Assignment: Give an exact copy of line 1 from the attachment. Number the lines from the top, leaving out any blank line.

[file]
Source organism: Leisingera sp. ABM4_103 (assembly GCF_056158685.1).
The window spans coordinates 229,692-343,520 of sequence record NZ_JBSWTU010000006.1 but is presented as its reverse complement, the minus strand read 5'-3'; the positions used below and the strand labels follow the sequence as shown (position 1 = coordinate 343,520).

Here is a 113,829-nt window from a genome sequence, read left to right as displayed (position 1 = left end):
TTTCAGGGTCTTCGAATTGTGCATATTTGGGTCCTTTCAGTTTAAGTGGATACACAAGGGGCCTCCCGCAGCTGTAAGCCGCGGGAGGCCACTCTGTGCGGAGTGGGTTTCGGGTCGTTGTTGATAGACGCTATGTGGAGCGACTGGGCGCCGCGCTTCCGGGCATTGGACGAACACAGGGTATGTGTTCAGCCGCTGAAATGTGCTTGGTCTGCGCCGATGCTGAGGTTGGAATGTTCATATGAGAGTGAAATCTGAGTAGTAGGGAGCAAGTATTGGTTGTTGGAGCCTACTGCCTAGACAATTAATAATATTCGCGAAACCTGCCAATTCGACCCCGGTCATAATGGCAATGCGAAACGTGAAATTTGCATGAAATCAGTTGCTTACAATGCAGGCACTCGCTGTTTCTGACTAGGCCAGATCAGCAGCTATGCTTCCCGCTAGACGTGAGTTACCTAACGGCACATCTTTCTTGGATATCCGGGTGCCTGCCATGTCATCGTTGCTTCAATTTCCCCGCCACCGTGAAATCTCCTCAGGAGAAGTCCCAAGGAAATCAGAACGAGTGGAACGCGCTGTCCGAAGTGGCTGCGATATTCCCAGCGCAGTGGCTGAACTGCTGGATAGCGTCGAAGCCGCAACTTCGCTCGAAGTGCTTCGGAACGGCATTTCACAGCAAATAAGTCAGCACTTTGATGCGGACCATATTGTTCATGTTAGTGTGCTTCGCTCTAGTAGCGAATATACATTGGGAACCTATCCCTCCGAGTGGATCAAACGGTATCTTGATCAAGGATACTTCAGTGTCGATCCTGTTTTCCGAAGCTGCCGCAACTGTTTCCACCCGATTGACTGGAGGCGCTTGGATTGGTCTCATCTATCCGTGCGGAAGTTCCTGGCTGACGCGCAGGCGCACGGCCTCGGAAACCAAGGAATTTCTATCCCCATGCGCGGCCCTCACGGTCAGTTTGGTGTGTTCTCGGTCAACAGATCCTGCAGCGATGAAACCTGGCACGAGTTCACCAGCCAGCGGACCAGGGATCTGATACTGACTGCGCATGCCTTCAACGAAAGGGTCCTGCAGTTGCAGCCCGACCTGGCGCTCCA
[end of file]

Source organism: Leisingera sp. ABM4_103 (assembly GCF_056158685.1).